Cyber Week is just around the corner, and there’s one key Gen Z trend that you need to be on top of – Dark Social. So, what is it? And how do you optimise your marketing campaign for it?
What does dark social mean?
Dark social is any social sharing that can’t be tracked by web analytics. While you can track any links posted on open social media platforms, the minute someone sends it in a WhatsApp, Snapchat, text message or email, you lose the ability to see who has clicked it.
If you run a paid social campaign on Twitter around Cyber Week, for example, you’ll be able to track who has clicked through to your site via that Twitter link – it’s completely open to analysis. But if a student sees a deal they like and shares it in the Whatsapp group chat, you have no idea that your link has been passed on – and potentially clicked on by everyone in that group chat. There’s no referral tag to indicate where the link originated.
Where does dark social traffic come from?
Primarily, people who follow links from dark social will be receiving them in closed social apps – platforms like Snapchat, WhatsApp, and other private messaging services. This includes private subsidiaries of public social media platforms, such as Facebook Messenger. Dark social traffic can also originate from some native mobile apps, as well as email accounts.
Dark social and Gen Z
It will come as no surprise that Gen Z – a generation that have grown up with so many digital resources at their fingertips – are big drivers of the dark social stats that you’re unable to attribute.
Thinking ahead to Cyber Week, we asked Gen Z if they tend to share deals and discounts that appeal to them with their friends. 69% of UK students and 61% of US students said yes. But the key question here is: how do Gen Z share?
For Gen Z, the boundary between online and offline spaces are blurred – so you might expect that they’d have no problem sharing deals and discounts that interest them on their Instagram stories, Facebook timelines or Twitter feeds. But just 7% of UK students and 10% of US students would post a deal on a public social media platform.
In fact, the most popular way for Gen Z students to share a deal that appeals to them is in a private message, to one other person – 43% of UK students do this, with 61% of US Gen Zs also opting for a direct message or email. In both countries, dropping an exciting deal into a group chat came a close second.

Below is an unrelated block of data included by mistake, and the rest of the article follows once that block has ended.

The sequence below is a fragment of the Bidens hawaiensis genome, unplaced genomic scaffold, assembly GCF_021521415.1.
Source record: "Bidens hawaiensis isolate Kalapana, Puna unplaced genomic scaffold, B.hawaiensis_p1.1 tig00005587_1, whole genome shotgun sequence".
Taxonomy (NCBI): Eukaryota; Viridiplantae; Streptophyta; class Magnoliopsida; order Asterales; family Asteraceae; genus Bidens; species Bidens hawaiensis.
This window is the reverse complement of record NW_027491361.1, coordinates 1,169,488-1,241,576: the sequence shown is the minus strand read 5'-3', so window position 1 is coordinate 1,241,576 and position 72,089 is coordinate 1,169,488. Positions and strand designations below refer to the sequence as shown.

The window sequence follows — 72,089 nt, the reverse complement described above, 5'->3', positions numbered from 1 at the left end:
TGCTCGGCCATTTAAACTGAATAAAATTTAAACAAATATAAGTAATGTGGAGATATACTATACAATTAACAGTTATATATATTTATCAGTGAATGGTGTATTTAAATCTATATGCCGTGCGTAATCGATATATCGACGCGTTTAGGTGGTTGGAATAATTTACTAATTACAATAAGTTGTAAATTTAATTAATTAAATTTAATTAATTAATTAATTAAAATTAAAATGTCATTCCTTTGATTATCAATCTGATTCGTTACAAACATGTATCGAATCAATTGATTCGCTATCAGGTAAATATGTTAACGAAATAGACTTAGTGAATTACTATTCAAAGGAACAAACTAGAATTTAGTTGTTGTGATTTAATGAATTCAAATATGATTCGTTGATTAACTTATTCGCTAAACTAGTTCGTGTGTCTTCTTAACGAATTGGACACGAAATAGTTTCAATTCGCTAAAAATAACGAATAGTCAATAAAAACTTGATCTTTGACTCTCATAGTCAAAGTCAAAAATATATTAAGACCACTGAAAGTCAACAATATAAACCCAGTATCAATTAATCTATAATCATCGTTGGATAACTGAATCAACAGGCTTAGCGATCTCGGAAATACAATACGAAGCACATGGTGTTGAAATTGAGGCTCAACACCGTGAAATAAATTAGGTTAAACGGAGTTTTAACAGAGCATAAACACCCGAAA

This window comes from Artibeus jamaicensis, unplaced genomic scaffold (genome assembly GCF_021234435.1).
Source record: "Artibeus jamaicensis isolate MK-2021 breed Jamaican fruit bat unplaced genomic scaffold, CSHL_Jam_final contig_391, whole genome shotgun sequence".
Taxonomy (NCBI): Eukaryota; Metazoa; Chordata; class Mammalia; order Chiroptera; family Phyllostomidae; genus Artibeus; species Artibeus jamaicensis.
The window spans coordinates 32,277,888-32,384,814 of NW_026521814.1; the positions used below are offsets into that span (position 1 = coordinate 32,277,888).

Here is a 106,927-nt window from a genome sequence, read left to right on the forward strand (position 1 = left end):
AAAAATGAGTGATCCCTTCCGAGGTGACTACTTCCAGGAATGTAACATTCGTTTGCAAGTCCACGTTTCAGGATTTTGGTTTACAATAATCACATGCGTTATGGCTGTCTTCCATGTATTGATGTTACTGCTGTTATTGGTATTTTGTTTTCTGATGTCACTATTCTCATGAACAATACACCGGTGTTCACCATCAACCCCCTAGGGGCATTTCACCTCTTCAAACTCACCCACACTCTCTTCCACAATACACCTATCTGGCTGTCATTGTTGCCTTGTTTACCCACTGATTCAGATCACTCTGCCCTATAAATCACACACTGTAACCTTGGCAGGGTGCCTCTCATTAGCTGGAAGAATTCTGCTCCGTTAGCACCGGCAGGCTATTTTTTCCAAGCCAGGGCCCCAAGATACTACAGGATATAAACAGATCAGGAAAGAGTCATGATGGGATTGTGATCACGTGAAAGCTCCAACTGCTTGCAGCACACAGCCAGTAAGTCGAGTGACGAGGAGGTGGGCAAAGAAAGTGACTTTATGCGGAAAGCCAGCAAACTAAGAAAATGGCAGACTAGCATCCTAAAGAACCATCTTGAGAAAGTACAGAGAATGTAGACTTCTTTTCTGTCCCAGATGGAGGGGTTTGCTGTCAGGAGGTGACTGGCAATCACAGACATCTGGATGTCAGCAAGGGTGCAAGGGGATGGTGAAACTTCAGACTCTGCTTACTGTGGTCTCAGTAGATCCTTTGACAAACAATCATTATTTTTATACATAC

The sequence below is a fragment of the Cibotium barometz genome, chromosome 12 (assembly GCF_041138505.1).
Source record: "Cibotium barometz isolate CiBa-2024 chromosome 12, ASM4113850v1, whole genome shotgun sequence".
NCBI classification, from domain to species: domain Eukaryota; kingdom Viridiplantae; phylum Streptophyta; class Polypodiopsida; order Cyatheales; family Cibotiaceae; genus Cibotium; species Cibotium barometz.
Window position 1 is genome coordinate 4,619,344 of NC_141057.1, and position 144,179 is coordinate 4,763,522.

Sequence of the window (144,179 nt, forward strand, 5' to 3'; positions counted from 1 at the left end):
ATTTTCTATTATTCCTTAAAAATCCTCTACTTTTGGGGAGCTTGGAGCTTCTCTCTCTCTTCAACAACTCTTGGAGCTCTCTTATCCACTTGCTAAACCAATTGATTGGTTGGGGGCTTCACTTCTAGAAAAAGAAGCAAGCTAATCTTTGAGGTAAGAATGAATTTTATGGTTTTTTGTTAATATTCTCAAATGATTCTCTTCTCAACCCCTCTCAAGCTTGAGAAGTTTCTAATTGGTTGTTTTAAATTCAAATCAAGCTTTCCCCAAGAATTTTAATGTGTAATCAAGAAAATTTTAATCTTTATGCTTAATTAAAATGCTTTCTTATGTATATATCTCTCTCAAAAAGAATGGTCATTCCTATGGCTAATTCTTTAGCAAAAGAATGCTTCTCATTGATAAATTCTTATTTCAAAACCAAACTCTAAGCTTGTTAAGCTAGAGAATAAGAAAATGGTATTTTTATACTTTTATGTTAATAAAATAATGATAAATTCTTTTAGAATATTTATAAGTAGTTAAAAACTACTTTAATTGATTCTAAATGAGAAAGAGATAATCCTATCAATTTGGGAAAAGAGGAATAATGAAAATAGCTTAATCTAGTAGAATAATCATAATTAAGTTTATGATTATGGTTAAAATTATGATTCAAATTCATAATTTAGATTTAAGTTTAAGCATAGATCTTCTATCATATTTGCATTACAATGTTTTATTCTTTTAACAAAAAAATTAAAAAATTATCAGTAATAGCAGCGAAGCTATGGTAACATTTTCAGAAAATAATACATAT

There are a couple of reasons why. The student tribe, in particular, like their shopping experience to be exclusive. For the same reason they love discounts that are just for them, they are likely to keep the best Cyber Week deals between friends.
Also, private messaging platforms like Facebook Messenger and WhatsApp have become more and more advanced over the years – by the time Gen Z started using them, these platforms already had seamless user experiences – and they just keep getting better. For digitally native students, extending their preferred method of socialising to enhance how they shop is a natural step.
How to optimise for dark social
It’s easy to see dark social as a negative – Gen Z’s preferred method of sharing prevents you from fully understanding where your traffic is coming from, and therefore who is buying your products.
Dark social isn’t a bad thing – Gen Z is engaging with your brand and your products, you just don’t necessarily know about it. This means you need to be aware of where your Cyber Week campaigns will end up: young people will be less inclined to share a discount on their own Facebook timeline, but if the deal speaks to them, you can bet it’s going straight in the group chat. Have you done everything you can to ensure a seamless user experience when this inevitably happens?
It is also possible to put some optimisation in place, such as by putting easy-to-follow sharing links to private platforms on all of your product pages. Gen Z will be more inclined to click on them – which means you can track it – and less tempted to copy and paste the link, which is what makes it go dark. While you might not be able to pinpoint who clicks that link once it hits the group chat, you can track whether it got shared there.